By Rakesh Mani
PERHAPS the root cause of the decline and subordination of the Orient can be traced back to the 1450s when Johannes Gutenberg invented the printing press. In those days, the Ottoman and Mughal Empires enjoyed unmatched wealth and power and their monarchs ruled over pretty much half the world.
Curiously, however, they never imported the printing press to produce and distribute bulletins of the state, religious texts, literature and poetry.
In Europe, on the other hand, the printing press was adopted almost instantly by educational institutions and indeed, the Church – and so Western ideas were more broadly disseminated. Soon enough, as one thing led to another, people read, were educated, trained to think and spurred into action which resulted in many movements and eventually, the Industrial Revolution.
The tragedy of the East was that we were afraid of change. The printing press was never brought in because it was thought we had a better system with mukhatibs and their art of calligraphy. And surely, the political pressure exerted by these influential men of letters in the courts and durbars of yore had a role to play as well.
It was partly a question of receding power and also partly, a fundamental fear of change. But even until now, we haven’t yet learned this lesson. And yes, not much has changed.
Speaking to a middle-aged Pakistani industrialist in Abu Dhabi a few years ago, I expressed my frustration that the Pakistani government had not done enough to liberalize the economy and be more engaging of India. I was thinking of businesses without borders, universities with satellite campuses and routine literary festivals.
The man replied sharply, “Allowing the level of co-operation you are talking about will make us an extension of India, they will take over Pakistan.”
Sixty years on, the fear that India will seek to take over Pakistan at every opportunity and revert to pre-Partition borders still exists. In India, on the other hand, the fear is that extending cooperation will embolden Pakistan, which will exert its influence to covertly foster discontent in the Indian Union, end the economic party and try to break the country.
Why? Because when thinking of Partition, it is only the Pakistanis who feel they gained a country. Most Indians still feel that they lost a third of theirs.
Nowhere is this mutual fear and distrust more palpable than in the media.
Most headlines and news articles in the mainstream Indian press paint a highly distorted view of Pakistan. It is a Pakistan of trigger-happy mullahs trying to come to power, and gain control of Pakistan’s seventy-odd N-bombs to use in their religious battles.
It is always the differences between the two countries that are focused on instead of the many similarities.
And Pakistan’s media too is guilty of demonizing India – especially in the vernacular Urdu language publications. You’d have to be nuts to print some of the garbage that passes for opinion journalism in some of these papers. And they trumpet that every atrocity in Pakistan has an Indian hand – the Lahore attack on the Sri Lankan cricket team being a case in point.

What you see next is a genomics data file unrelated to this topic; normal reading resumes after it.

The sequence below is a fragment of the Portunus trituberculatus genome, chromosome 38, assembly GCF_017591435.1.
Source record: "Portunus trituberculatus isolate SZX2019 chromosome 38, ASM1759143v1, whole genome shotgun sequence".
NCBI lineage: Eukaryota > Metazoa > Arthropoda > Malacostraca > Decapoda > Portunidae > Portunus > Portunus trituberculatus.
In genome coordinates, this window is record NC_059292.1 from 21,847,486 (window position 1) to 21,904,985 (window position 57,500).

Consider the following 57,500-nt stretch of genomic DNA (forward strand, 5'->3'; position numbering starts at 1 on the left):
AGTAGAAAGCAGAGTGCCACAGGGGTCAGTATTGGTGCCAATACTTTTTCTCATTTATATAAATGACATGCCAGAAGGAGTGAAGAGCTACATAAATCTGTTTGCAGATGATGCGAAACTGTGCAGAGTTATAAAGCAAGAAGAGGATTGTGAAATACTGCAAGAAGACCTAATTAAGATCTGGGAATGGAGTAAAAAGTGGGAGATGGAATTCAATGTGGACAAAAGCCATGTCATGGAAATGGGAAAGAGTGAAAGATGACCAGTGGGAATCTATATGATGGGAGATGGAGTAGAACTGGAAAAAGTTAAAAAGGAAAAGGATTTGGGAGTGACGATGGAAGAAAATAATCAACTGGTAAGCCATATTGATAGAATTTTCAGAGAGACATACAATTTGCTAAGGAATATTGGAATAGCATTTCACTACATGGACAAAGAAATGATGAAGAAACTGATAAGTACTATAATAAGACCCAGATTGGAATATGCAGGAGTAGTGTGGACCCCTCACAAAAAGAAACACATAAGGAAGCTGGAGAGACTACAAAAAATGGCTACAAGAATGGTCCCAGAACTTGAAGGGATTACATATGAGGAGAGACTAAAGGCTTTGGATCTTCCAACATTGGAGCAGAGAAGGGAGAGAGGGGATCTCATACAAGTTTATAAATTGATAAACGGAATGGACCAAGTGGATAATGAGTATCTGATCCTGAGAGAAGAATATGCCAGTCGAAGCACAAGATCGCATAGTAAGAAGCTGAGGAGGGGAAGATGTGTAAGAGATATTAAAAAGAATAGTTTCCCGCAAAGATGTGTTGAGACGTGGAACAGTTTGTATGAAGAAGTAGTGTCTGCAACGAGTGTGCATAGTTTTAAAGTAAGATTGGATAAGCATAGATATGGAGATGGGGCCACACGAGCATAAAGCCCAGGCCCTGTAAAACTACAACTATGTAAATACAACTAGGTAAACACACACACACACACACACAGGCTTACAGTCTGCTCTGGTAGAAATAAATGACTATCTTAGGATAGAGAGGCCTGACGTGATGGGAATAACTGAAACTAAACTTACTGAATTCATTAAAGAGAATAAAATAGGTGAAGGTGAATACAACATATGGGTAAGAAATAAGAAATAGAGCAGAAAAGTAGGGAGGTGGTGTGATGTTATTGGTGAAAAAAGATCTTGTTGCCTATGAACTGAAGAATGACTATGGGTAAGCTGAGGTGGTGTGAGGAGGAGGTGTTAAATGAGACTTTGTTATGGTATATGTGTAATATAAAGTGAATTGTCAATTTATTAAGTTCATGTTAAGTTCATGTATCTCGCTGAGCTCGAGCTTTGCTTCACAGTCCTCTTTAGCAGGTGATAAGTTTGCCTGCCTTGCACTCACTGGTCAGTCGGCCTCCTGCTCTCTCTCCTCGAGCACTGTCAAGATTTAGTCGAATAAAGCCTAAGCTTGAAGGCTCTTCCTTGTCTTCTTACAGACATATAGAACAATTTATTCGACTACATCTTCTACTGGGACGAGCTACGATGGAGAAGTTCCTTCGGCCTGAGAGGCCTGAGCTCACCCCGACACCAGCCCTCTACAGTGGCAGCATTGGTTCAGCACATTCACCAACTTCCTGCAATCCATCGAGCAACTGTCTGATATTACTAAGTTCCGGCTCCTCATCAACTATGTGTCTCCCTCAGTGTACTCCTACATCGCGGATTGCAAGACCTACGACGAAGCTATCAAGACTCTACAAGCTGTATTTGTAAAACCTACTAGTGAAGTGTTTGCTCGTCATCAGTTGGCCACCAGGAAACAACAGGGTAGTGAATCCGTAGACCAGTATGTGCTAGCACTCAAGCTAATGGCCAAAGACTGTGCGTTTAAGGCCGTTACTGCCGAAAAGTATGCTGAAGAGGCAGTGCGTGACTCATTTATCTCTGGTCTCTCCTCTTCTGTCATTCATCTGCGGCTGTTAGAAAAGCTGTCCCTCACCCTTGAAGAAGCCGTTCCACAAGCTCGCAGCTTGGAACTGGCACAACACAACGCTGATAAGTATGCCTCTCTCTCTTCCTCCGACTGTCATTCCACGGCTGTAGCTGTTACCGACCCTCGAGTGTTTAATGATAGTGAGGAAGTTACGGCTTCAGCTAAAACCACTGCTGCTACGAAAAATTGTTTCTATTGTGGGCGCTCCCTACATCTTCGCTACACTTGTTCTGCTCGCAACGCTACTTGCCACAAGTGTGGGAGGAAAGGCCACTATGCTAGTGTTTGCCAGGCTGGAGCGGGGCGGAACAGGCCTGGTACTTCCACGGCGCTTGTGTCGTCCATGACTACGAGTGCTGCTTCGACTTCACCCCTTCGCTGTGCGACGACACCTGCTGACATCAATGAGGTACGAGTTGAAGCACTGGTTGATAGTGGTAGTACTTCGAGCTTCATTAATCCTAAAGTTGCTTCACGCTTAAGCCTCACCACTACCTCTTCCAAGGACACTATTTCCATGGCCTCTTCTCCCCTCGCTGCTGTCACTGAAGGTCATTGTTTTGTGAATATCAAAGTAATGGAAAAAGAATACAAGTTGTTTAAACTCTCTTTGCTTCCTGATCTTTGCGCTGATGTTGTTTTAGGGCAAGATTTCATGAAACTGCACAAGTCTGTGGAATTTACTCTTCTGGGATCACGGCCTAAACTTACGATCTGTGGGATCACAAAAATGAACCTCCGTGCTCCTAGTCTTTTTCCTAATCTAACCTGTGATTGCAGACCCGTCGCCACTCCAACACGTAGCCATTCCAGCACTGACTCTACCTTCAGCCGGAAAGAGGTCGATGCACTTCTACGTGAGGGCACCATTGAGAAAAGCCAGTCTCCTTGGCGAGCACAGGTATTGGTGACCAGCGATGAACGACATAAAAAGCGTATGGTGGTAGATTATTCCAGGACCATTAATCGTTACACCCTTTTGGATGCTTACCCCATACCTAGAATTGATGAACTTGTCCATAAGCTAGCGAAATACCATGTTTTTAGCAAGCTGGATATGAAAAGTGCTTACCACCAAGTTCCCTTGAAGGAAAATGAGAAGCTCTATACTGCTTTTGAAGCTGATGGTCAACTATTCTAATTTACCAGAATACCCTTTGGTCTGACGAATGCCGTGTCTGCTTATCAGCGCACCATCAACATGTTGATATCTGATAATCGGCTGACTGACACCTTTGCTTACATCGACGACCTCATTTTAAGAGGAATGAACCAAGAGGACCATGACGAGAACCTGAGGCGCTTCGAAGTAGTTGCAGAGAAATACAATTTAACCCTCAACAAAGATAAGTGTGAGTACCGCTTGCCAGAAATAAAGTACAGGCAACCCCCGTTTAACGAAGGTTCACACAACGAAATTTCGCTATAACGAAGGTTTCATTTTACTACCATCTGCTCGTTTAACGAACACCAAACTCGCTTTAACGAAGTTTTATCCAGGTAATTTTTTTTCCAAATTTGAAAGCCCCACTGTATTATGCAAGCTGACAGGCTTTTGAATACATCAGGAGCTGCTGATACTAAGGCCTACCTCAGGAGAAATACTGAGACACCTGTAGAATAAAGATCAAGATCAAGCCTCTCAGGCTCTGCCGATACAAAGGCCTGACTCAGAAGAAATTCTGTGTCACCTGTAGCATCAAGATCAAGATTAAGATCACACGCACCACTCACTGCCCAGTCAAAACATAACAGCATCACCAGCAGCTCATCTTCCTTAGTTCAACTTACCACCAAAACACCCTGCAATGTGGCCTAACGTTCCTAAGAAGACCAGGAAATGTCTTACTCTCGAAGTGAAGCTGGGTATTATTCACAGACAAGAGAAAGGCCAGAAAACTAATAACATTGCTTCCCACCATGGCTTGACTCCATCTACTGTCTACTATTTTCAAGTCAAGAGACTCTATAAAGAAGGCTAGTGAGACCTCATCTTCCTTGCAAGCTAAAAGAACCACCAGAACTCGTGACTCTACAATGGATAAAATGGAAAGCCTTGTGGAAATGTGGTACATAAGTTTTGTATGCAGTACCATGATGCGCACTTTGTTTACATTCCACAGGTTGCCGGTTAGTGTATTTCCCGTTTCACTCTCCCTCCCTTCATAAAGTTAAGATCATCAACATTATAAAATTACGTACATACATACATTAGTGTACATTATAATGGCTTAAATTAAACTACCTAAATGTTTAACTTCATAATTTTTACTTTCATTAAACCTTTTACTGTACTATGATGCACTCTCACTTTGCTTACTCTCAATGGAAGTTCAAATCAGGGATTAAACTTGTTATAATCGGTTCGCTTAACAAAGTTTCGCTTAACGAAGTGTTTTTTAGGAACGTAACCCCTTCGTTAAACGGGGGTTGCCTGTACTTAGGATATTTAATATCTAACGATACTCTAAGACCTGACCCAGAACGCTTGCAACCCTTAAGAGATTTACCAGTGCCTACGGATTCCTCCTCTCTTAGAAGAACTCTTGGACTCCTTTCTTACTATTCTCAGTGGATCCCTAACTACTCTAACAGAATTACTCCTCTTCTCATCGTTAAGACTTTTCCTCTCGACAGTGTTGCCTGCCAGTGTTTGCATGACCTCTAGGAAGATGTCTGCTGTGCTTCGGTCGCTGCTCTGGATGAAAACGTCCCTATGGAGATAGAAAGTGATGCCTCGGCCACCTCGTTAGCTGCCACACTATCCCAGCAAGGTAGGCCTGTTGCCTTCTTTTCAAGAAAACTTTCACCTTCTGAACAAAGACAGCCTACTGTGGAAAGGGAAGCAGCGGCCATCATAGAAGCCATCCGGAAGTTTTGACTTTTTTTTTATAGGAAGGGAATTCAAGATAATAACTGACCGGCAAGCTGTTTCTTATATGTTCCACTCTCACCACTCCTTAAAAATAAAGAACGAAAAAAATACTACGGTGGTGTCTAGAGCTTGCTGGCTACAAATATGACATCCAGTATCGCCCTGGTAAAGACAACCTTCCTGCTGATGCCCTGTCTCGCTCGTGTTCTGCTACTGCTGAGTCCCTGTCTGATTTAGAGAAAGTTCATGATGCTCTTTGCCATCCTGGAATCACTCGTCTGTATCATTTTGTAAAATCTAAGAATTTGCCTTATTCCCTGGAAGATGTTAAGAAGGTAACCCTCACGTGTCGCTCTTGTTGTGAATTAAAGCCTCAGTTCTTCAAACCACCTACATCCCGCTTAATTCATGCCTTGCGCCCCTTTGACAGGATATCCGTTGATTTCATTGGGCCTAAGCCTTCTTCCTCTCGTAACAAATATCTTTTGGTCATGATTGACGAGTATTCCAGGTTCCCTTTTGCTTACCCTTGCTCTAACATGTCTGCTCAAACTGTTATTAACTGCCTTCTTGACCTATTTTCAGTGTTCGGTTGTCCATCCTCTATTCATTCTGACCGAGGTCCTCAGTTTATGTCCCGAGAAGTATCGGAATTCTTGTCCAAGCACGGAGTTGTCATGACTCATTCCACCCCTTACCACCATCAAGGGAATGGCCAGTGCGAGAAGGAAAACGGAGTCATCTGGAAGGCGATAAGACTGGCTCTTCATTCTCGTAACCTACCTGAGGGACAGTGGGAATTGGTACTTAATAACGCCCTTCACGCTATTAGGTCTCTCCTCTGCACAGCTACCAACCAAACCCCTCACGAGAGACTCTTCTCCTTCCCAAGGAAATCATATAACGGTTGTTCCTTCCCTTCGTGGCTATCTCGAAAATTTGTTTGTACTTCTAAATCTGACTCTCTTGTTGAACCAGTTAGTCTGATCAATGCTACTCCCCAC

The only way for people to understand these similarities and to break down the mistrust that has been built over years of demonization is for India and Pakistan to make each other’s newspapers and news channels freely and widely available in their respective countries. This would do more for building understanding in the long-run than anything else and is something the foreign ministries of both countries should be working towards.
Media freedoms can take us a long way. And we need to get to the point where Pakistan’s Dawn newspaper is widely read in India and Pakistanis can easily switch to NDTV for their news broadcast. This cross-pollination will broaden minds to assimilate many-sided truths that we have thus far ignored.
India and Pakistan are more alike than the people of these countries believe, and more similar than the respective establishments will readily acknowledge. The hackneyed plot that casts India as an incredibly wealthy power and Pakistan as its struggling sibling is a blatant half-truth.
Both countries have been repeatedly ravaged by apocalyptic outfits. Both have serious problems with education and have dramatically failed their poor and disenfranchised segments.
But like most problems in the world today – global warming, the economy, trade – the Subcontinent’s battles against extremism and educational inequity are pan-national. Poverty, suffering and rampant extremism tie India and Pakistan together. But India cannot prosper while Pakistan crumbles, and Pakistan cannot progress if it blocks India’s rise.
Our shared problems and solutions stretch across our borders – as do our markets, languages, history, literature and poetry. We may be separate nations, but our people share the same dreams. Like it or not, we’re all in this together.
We can’t be afraid of changing the mindsets and functioning of staid, old bureaucracies. The sooner we start thinking of working together, like Europe, towards common goals and progress by pooling our energies and resources, the better we’ll all be for it.
Published in Dawn Newspaper (Pakistan) – 9th September, 2009
Rakesh Mani is a 2009 Teach For India fellow working in Mumbai. Prior to joining Teach For India, he worked in the fixed income practice at JPMorgan in New York. Heholds a BS degree in Actuarial Science & Finance from New York University.